3. The Adequacy Test
The Gita meets the five Criteria of Adequacy of a hypothesis as stated below –
a. Testability - A hypothesis is scientific only if it is testable and must predict something more then what is predicted by the background theory alone. The Gita passes this test for e.g. yoga can lead to better decision-making by the manager.
b. Fruitfulness - Successfully predicts new phenomena and opens new lines of research. Makes the most successful novel predictions. The Gita shows how the concept of lokasamgraha can be used innovatively to solve the problem of economic prosperity.
c. Scope - The amount of diverse phenomena explained and predicted by the hypothesis. The gunas theory in the Gita covers the full diversity of use-cases and application of values, virtues and applied ethics for an individual or manager.
d. Simplicity- The simpler a theory the more it unifies and systematizes knowledge, the less likely it is to be false as there are fewer ways for it to go wrong. The beauty of the Gita is its’ simplicity of application, which is known by countless examples.
e. Conservatism - Hypothesis is best if it fits with established beliefs. The Gita is a perennial philosophy in the history of mankind which adapted with the beliefs of the time whenever applied.
4. The Practicality Test
Scholars, academicians, practitioners and business leaders endorse the view that the Gita is a practical philosophy. Kane (1998) says “Managers can look at the Gita, not as an abstract theory that can be tested in a laboratory, but as a way of life that can only be ultimately tested by being lived.”  Sharma (1999) has summarized the application of the Gita to management, classifying it in four approaches, viz. (1) Empirical Testing Approach (2) Corporate Shlokas (3) Revisioning the Gita (4) New Age Management Models.  Further, there are many case studies of Indian and multinational companies who have adopted and applied the philosophy of the Gita.
The Gita is a poorna philosophy for management.
1. Sai Baba, Satya, “The Primordial Force,” Radio Sai Listener’s Journal, Sept. 2008, Vol.6, Issue 9.
2. Natesan, Chinna N., Keefe, Michael J., and Darling, John, “Enhancement of Global Business Practices: Lessons from the Hindu Bhagavad Gita,” European Business Review, 2009, Vol. 21, No.2.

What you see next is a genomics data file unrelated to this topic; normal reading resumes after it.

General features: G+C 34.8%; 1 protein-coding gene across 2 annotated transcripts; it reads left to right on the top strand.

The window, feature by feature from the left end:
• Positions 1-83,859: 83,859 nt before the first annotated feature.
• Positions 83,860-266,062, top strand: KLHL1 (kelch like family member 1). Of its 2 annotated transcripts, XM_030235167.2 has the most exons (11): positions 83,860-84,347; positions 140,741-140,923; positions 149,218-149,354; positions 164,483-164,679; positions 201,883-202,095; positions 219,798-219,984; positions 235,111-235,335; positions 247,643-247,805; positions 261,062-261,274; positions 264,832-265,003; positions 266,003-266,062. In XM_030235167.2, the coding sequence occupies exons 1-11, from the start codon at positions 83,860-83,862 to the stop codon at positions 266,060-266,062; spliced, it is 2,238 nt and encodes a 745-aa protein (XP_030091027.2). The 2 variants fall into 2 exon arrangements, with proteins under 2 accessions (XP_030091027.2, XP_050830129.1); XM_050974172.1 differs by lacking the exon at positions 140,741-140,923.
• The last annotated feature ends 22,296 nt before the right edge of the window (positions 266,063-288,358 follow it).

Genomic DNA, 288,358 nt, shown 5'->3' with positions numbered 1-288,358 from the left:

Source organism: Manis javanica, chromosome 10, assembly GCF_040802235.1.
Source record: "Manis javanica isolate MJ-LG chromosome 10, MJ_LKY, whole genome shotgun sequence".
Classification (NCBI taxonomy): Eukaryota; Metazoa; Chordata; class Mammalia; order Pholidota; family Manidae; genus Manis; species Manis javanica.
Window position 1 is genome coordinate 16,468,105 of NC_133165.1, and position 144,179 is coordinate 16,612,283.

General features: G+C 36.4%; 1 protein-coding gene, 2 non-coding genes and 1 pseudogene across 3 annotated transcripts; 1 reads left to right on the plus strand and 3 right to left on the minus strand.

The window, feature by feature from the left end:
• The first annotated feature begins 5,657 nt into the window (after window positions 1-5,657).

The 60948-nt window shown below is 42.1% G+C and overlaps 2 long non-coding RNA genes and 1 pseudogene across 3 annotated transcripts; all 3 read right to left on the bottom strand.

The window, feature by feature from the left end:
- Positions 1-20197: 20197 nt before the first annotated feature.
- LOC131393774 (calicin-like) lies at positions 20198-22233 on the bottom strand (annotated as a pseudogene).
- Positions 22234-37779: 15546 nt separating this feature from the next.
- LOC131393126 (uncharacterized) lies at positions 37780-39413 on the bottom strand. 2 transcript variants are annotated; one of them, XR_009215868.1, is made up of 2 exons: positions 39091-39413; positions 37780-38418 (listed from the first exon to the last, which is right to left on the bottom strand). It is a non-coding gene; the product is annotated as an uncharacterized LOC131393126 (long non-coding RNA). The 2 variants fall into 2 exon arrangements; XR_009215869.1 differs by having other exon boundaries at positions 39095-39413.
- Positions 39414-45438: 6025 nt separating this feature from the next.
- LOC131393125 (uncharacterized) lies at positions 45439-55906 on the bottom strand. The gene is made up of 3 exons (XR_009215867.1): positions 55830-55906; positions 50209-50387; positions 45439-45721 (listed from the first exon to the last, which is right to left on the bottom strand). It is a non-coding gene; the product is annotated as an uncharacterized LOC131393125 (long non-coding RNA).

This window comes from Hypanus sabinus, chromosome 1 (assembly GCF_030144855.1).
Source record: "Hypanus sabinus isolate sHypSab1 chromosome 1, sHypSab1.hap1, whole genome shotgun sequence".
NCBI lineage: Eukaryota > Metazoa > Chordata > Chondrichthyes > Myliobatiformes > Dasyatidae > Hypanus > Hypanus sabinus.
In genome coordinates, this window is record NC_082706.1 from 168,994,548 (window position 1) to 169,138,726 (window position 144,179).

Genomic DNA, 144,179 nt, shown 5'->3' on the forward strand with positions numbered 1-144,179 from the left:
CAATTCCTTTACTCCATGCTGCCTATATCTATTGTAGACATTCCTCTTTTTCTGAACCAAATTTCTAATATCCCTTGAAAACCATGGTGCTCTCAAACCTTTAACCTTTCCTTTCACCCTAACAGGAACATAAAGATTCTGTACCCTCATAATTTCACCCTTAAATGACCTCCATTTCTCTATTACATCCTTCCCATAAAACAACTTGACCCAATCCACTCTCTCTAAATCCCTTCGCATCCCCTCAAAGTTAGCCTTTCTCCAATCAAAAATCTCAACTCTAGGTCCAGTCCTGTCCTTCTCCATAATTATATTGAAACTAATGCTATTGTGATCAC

3. Senge, P.M., T”he Fifth Discipline: The Art and Practice of the Learning Organization,” 1990, Doubleday, New York.
4. Agarwal, Satya P., “The Social Message of the Gita: Symbolized as Lokasamgraha,” Motilal Banarsidass, 1995.
6. Gupta, Bina, “Bhagavad Gita as Duty and Virtue Ethics,” Journal of Religious Ethics, 2006, 34.2: 373-395.
7. Complete Works of Swami Vivekananda, 8 vols., Advaita Ashrama, Calcutta, 1973, 171, 1.
8. Sharma, Subhash, “Corporate Gita: Lessons for Management, Administration and Leadership,” Journal of Human Values, 1995, 5, 103.
9. Agarwal, Satya P., “The Social Role of the Gita – How & Why,” Motilal Banarsidass Publishers, 1993, 275.
10. Chakraborty, S.K., “Ethical Vision of Management,” Management Tips From The Gita, Chinmaya Mission, 1998.
11. Huxley, Aldous, Introduction of the book, “Bhagavad Gita: The Song of God,” as translated by Swami Prabhavananda and Christopher Isherwood, 1944.
12. Smith, Charles, “Working from Inside Out,” Management and Leadership through the Lens of the Perennial Wisdom Tradition, Journal of Management Development, Vol. 26, No. 5, 2007.
13. Chinmayananda Swami, “The Geeta – A Scheme of Life,” The Art Of Man Making, Central Chinmaya Mission Trust, 1999.
14. Kane, Robert, “Dimensions of Value and the Aims of Social Inquiry,” The American Behavioral Scientist, Jan. 1998, 41, 4.
15. Sharma, Subhash, “Corporate Gita: Lessons for Management, Administration and Leadership,” Journal of Human Values, 1999, 5: 103.
First presented and published -